Sometimes when I'm planning for a big meal or party, I lose my head. I start thinking about all the projects I want to tackle and recipes I've bookmarked, and the list of what I plan on cooking seems to grow and grow. I'm a cook, so I should cook for people, right? I think, while wondering if I have time to buy lemons to make from-scratch lemon curd for the layer cake I'm also making from scratch. Should I make cookies too?
At times like these, I stop, take a deep breath, and think about my friend Ian and his cheesecake platter.
For awhile, Ian was one of only a few bachelors in my group of mostly-married friends. Although he often had the guys over for nachos, beer and football, he never joined in the rotation of occasionally inviting everyone in the group over for drinks and appetizers, but no one held it against him. We had heard tales about his cluelessness in the kitchen, like the time he offered to host a breakfast football gathering with omelets and all the fixings. When the other guys arrived with the ingredients, they discovered Ian didn't own a skillet, and allegedly didn't even know what a skillet was. (One account described him holding up a saucepan and asking if it was a skillet. I can neither confirm nor deny its validity.)
But one evening Ian bravely opened up his home to everyone, including one friend who is a chef and caterer, and me, a food writer and chef at the time. It had to have been intimidating, especially for someone who had only recently learned it was possible to cook oatmeal from oats instead of a packet. (His mind was blown.) He arranged some store-bought snacks, placed one bottle of white wine in the fridge, and one bottle of red wine, solitary, in his wine rack. It was incredibly endearing, and then we all noticed the cheesecake platter he had arranged.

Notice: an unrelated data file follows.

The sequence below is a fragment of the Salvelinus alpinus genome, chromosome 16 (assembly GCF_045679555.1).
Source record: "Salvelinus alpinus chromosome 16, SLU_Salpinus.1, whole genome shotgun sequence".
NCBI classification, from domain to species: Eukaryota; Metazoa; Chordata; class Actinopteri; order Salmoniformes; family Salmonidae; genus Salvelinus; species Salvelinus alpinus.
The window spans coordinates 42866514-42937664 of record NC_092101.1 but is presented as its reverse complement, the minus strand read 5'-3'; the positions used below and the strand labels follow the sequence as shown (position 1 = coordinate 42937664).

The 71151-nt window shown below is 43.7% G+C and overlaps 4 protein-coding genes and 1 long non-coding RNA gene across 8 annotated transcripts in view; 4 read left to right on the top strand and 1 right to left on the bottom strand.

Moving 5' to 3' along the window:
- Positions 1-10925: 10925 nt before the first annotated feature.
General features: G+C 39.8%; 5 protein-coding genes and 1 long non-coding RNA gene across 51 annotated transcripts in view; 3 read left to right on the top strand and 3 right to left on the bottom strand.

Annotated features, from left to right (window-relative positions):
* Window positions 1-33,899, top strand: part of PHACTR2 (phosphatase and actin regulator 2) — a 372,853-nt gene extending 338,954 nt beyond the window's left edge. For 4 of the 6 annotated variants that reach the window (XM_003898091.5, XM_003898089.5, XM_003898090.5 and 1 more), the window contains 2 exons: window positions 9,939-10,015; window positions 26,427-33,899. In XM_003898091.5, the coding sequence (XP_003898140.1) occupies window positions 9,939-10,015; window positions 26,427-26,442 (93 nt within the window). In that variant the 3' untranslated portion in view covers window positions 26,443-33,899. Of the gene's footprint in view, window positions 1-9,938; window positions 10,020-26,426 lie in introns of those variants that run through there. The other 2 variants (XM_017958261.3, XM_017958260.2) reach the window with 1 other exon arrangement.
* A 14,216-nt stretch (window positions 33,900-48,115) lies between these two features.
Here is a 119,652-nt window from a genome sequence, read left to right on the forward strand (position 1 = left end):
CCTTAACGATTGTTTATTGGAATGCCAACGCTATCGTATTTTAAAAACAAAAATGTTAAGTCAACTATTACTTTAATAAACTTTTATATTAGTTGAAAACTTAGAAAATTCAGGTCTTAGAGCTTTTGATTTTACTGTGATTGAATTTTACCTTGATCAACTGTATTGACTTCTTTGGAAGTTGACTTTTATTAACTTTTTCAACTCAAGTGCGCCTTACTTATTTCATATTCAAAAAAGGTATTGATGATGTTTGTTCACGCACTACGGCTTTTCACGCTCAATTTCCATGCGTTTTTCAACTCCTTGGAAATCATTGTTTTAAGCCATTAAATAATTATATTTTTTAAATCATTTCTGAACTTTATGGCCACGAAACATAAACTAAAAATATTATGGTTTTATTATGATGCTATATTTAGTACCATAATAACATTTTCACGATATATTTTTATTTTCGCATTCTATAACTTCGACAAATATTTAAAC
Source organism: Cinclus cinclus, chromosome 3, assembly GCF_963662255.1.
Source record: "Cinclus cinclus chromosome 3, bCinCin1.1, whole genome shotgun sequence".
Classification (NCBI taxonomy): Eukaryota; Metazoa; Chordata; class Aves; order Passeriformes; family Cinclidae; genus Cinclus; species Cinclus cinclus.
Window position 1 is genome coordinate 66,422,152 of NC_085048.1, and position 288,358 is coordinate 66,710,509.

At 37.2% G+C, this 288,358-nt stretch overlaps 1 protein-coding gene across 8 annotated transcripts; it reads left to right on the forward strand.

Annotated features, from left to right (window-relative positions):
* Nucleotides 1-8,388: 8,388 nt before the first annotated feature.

On a cheeseboard, instead of wedges of cheese, he had arranged slices of cheesecake, purchased from his favorite supermarket bakery. Berries were scattered around the board and it seemed the most natural thing in the world to cut off wedges of variously-flavored cheesecakes and put them on our plates, though none of us had ever eaten cheesecake that way before. Where did he learn to do this, we wondered. He just thought of it on his own, he said.
And since then, Ian's Exquisite Cheesecake Platter has become a staple at any group gatherings at his house. He devises a new arrangement every time, but it's always a selection of bakery cheesecakes, beautifully arranged on a board with berries. I don't think there is a homemade dessert in this world that we would ever get as excited about, or one that is prepared with as much heart as this one is.
So when I start berating myself for considering a store-bought dessert to make my life a little easier and wondering how much sleep I really need the night before the big party, I think about Ian and his cheesecake platter, and remember that a thoughtful dessert is a thoughtful dessert, no matter whose hands made it.
(Images: Anjali Prasertong)